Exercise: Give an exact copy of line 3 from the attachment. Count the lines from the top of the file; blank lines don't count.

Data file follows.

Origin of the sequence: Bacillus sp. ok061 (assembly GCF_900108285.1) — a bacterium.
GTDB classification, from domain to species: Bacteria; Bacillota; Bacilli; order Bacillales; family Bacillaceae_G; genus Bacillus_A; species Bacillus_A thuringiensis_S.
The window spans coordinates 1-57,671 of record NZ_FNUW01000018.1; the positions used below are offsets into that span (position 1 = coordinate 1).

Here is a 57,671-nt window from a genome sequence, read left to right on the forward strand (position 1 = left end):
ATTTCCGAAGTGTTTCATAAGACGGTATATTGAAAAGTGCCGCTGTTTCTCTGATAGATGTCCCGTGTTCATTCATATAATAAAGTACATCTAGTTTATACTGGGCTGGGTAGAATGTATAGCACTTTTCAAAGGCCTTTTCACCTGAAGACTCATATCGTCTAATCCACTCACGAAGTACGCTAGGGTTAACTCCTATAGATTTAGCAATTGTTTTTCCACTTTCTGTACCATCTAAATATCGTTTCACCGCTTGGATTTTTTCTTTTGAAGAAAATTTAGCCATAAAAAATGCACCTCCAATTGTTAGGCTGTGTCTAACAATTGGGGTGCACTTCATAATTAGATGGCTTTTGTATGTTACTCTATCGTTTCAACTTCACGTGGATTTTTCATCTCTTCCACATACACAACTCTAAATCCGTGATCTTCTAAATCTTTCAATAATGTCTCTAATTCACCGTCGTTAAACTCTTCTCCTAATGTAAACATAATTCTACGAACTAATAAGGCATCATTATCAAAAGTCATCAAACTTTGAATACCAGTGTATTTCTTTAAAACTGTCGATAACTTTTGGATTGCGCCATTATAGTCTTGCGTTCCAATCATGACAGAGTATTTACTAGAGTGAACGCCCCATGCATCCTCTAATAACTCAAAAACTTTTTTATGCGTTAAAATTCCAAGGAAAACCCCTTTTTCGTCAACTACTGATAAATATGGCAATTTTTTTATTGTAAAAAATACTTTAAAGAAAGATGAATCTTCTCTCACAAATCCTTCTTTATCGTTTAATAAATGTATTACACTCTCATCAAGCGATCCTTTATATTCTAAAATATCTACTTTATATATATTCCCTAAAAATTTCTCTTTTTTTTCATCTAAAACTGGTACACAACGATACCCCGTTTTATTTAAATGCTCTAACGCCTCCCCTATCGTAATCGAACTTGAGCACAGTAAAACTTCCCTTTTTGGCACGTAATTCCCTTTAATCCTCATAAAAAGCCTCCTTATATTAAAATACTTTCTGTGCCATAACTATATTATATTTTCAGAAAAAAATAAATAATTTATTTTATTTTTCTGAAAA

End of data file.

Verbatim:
The window spans coordinates 1-57,671 of record NZ_FNUW01000018.1; the positions used below are offsets into that span (position 1 = coordinate 1).